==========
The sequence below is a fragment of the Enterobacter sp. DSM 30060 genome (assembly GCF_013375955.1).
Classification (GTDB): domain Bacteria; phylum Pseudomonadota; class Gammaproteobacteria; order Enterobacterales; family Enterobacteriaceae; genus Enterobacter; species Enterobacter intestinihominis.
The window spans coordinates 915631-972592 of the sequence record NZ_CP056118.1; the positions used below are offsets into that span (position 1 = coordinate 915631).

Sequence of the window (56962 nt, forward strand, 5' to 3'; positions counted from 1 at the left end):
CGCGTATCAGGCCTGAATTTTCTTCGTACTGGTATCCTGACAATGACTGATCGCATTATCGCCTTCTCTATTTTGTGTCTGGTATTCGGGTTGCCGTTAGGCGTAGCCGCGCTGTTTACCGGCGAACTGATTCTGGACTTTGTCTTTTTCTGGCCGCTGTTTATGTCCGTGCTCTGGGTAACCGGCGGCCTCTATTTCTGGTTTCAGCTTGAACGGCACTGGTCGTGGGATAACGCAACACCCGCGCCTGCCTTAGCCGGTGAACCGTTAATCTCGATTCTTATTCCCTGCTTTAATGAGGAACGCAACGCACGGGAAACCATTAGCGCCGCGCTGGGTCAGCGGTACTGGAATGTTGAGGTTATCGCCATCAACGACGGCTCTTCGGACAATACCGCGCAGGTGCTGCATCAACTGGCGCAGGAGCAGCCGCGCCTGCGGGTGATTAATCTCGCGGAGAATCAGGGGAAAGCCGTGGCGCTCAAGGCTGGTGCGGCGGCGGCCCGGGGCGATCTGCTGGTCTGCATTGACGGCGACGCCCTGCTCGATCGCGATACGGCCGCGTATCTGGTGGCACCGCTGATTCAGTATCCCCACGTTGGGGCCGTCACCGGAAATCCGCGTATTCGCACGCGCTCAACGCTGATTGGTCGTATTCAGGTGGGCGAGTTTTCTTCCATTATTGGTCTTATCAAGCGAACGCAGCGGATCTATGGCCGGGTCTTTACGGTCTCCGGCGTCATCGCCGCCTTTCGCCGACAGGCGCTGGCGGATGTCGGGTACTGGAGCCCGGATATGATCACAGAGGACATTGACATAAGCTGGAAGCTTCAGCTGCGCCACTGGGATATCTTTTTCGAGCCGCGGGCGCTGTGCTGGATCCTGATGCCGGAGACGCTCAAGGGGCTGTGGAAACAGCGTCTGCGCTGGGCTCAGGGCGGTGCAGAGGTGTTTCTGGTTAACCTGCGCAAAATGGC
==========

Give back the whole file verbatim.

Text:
The sequence below is a fragment of the Enterobacter sp. DSM 30060 genome (assembly GCF_013375955.1).
Classification (GTDB): domain Bacteria; phylum Pseudomonadota; class Gammaproteobacteria; order Enterobacterales; family Enterobacteriaceae; genus Enterobacter; species Enterobacter intestinihominis.
The window spans coordinates 915631-972592 of the sequence record NZ_CP056118.1; the positions used below are offsets into that span (position 1 = coordinate 915631).

Sequence of the window (56962 nt, forward strand, 5' to 3'; positions counted from 1 at the left end):
CGCGTATCAGGCCTGAATTTTCTTCGTACTGGTATCCTGACAATGACTGATCGCATTATCGCCTTCTCTATTTTGTGTCTGGTATTCGGGTTGCCGTTAGGCGTAGCCGCGCTGTTTACCGGCGAACTGATTCTGGACTTTGTCTTTTTCTGGCCGCTGTTTATGTCCGTGCTCTGGGTAACCGGCGGCCTCTATTTCTGGTTTCAGCTTGAACGGCACTGGTCGTGGGATAACGCAACACCCGCGCCTGCCTTAGCCGGTGAACCGTTAATCTCGATTCTTATTCCCTGCTTTAATGAGGAACGCAACGCACGGGAAACCATTAGCGCCGCGCTGGGTCAGCGGTACTGGAATGTTGAGGTTATCGCCATCAACGACGGCTCTTCGGACAATACCGCGCAGGTGCTGCATCAACTGGCGCAGGAGCAGCCGCGCCTGCGGGTGATTAATCTCGCGGAGAATCAGGGGAAAGCCGTGGCGCTCAAGGCTGGTGCGGCGGCGGCCCGGGGCGATCTGCTGGTCTGCATTGACGGCGACGCCCTGCTCGATCGCGATACGGCCGCGTATCTGGTGGCACCGCTGATTCAGTATCCCCACGTTGGGGCCGTCACCGGAAATCCGCGTATTCGCACGCGCTCAACGCTGATTGGTCGTATTCAGGTGGGCGAGTTTTCTTCCATTATTGGTCTTATCAAGCGAACGCAGCGGATCTATGGCCGGGTCTTTACGGTCTCCGGCGTCATCGCCGCCTTTCGCCGACAGGCGCTGGCGGATGTCGGGTACTGGAGCCCGGATATGATCACAGAGGACATTGACATAAGCTGGAAGCTTCAGCTGCGCCACTGGGATATCTTTTTCGAGCCGCGGGCGCTGTGCTGGATCCTGATGCCGGAGACGCTCAAGGGGCTGTGGAAACAGCGTCTGCGCTGGGCTCAGGGCGGTGCAGAGGTGTTTCTGGTTAACCTGCGCAAAATGGC